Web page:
However, as Hezbollah explicitly developed this into a doctrine – i.e., in the famous “the Army, the people, and the resistance” synergetic formula – it deliberately implicated the people and the state. In the context of any confrontation with Israel, the consequence of this doctrine, from a military standpoint, is to make legitimate targets of any civilian or governmental infrastructure that the organization uses. Indeed, this has been the Israeli response to Hezbollah’s decision to turn Lebanese villages into military compounds. If you want to turn the entire society into an auxiliary of Hezbollah, then so be it. The “Army, people, resistance” formula, by definition, gets you the “Dahiyeh doctrine.”
But as the decision of the Gulf countries shows, the consequences extend beyond the military context with Israel. When prominent Saudi commentators start writing that the Lebanese state had become “part of the problem” and that Lebanon “should pay the bill” for Hezbollah’s actions, you know you’re in trouble. Perhaps finally sensing the danger inherent in the Lebanese government officially codifying a doctrine that binds the state and the citizenry to Hezbollah’s actions, Lebanese president Michel Suleiman rejected including the group’s “Army, people, resistance” formula in a future cabinet’s policy statement. “The Resistance unilaterally decided to get involved in Syria without consulting the army and the people,” Suleiman said.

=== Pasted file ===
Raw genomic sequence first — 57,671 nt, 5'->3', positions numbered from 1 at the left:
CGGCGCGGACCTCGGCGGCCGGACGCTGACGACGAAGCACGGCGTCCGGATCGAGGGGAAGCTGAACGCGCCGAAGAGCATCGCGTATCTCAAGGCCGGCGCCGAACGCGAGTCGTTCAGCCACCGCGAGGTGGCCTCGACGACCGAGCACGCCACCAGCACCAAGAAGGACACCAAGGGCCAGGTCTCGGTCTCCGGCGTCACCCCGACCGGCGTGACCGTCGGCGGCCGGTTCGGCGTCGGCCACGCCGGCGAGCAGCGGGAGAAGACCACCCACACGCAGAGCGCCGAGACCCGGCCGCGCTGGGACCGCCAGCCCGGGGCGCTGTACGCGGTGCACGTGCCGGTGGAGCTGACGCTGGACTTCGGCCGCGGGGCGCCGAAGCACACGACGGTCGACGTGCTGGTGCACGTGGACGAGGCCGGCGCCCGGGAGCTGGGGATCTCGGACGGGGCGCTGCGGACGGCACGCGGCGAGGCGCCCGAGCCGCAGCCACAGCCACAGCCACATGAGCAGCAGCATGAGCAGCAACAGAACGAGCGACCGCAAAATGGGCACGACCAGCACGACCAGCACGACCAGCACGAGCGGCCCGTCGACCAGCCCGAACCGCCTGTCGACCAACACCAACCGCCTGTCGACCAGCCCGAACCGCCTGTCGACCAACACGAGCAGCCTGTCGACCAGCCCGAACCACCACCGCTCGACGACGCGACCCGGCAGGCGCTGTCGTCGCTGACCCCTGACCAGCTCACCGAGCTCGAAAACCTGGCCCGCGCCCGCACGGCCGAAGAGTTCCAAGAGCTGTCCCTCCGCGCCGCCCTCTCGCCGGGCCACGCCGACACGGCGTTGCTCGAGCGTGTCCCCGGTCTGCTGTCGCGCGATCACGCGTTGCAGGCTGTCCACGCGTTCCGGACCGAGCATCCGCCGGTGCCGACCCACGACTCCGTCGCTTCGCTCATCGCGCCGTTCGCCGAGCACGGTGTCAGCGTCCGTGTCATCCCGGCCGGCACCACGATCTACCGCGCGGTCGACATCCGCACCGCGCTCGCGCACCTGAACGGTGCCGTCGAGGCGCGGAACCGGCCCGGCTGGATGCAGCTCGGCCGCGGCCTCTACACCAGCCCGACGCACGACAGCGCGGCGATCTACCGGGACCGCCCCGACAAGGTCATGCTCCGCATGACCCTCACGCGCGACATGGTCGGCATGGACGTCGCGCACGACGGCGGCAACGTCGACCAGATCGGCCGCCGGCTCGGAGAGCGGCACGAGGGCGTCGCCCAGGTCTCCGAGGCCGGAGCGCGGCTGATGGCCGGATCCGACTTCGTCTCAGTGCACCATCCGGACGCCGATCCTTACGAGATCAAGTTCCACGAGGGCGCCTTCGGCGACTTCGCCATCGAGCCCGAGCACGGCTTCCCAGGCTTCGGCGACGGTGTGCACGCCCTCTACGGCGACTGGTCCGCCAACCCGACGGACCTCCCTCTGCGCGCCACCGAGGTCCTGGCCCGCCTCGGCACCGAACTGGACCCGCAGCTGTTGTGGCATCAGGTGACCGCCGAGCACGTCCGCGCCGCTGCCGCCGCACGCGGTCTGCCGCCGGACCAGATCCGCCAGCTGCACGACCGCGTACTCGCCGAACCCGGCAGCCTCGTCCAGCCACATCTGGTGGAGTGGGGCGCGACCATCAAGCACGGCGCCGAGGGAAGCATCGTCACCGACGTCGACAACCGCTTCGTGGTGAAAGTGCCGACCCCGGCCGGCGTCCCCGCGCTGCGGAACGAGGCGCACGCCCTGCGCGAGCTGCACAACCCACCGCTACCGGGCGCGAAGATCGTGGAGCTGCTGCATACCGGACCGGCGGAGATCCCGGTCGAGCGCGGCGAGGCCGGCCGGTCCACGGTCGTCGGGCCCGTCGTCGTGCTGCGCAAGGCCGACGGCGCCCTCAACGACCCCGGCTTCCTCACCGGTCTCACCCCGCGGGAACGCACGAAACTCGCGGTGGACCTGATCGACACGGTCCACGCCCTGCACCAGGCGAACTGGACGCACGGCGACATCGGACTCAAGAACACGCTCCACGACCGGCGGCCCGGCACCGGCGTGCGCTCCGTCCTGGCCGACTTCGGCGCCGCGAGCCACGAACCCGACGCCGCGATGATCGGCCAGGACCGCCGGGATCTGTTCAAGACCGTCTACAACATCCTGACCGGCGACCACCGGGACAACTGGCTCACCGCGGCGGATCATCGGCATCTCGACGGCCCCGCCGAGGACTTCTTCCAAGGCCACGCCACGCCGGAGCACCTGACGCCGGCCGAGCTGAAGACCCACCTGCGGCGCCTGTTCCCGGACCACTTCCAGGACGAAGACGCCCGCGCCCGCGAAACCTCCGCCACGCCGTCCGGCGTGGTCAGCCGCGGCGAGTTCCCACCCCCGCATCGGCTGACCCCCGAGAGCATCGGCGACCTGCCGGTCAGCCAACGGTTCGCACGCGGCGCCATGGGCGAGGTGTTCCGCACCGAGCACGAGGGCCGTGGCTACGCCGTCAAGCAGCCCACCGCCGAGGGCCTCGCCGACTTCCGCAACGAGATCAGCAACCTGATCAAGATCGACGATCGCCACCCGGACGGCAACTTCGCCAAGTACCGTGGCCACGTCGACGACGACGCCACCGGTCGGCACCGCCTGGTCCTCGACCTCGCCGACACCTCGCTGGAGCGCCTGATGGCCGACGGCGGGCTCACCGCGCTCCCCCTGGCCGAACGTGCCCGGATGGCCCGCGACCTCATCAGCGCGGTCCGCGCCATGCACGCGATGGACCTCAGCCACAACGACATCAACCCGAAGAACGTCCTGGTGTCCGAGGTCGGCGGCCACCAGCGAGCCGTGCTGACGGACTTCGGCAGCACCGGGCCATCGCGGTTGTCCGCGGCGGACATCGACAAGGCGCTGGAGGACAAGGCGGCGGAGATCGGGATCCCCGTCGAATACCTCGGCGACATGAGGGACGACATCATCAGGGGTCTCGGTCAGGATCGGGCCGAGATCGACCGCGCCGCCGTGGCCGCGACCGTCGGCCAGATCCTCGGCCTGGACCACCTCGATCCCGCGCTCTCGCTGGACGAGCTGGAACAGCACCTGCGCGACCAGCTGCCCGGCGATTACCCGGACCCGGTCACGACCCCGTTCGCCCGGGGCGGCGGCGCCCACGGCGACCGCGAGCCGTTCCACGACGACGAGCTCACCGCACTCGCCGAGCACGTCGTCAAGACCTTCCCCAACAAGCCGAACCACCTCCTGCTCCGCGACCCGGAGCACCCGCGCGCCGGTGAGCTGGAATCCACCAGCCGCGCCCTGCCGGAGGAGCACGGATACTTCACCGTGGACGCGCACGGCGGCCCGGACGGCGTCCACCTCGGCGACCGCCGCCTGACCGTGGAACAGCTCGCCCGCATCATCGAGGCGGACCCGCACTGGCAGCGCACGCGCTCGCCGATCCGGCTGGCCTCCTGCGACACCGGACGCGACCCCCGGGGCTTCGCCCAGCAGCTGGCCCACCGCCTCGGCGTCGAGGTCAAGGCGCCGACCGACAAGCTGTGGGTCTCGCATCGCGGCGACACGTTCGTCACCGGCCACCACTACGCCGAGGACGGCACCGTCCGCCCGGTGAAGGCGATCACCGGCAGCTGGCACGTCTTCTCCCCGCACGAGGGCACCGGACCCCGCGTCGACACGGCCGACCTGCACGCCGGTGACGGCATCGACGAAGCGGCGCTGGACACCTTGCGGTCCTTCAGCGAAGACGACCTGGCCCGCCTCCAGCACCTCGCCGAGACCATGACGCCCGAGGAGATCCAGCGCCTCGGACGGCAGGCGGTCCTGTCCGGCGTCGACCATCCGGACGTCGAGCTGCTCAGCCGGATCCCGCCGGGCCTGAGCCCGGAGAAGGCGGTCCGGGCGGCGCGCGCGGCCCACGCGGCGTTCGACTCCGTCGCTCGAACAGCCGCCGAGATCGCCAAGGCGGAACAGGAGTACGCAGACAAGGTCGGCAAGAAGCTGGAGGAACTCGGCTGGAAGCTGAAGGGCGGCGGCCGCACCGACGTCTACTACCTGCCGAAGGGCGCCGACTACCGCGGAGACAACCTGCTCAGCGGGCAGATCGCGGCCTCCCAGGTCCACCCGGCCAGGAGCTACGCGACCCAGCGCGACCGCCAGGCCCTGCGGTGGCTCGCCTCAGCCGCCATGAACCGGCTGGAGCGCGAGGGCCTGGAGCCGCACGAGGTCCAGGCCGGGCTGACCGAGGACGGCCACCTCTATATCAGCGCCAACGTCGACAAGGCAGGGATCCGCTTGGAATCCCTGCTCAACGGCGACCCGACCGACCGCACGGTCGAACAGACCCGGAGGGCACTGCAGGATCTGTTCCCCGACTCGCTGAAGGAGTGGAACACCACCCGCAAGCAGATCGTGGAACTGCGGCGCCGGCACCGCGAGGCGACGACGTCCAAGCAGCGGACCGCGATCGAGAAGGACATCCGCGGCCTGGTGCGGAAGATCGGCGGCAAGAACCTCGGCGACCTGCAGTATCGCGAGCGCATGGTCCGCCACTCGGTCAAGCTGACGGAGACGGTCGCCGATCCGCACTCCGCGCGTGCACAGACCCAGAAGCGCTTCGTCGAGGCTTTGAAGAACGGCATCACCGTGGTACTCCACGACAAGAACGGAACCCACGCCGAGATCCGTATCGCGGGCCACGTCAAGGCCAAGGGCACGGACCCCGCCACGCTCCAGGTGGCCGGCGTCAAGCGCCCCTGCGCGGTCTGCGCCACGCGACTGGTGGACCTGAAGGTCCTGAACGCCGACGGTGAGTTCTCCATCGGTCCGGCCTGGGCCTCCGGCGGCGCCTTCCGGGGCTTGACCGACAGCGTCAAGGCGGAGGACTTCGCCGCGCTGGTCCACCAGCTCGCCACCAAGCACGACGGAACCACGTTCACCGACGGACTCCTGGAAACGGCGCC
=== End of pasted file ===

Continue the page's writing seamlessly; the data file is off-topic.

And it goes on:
However, Hezbollah’s reaction to the EU decision has been to implicate the Shiite community even further. For instance, as the organization issued threats against UNIFIL’s European contingent, unnamed sources from Hezbollah’s senior leadership rhetorically asked, “how will the resistance’s foster environment…deal with UNIFIL?” Hezbollah’s message is that its popular base could be one instrument of retaliation against Europe. And this might well extend beyond UNIFIL. As Al-Akhbar editor Ibrahim al-Amin, a regular conduit for Hezbollah threats, openly warned, “any European presence in our countries and region” is unwelcome, and Europe “should behave, henceforth, as though it is moving in hostile terrain.”
Some Hezbollah experts have cautioned that targeting Hezbollah as a terrorist group “would easily escalate into a war against an entire society in which the organization has immersed itself.” But these experts have glossed over the obvious: by deliberately implicating Lebanese society in its terrorism, Hezbollah has moved beyond using the Lebanese as shields. It is turning them into accomplices.
Naim Qassem crowed the other day that “Lebanon needs the resistance in order to protect its future generations.” In reality, a Lebanon entangled with Hezbollah cannot possibly have a future.
Tony Badran is a research fellow at the Foundation for Defense of Democracies. He tweets @AcrossTheBay.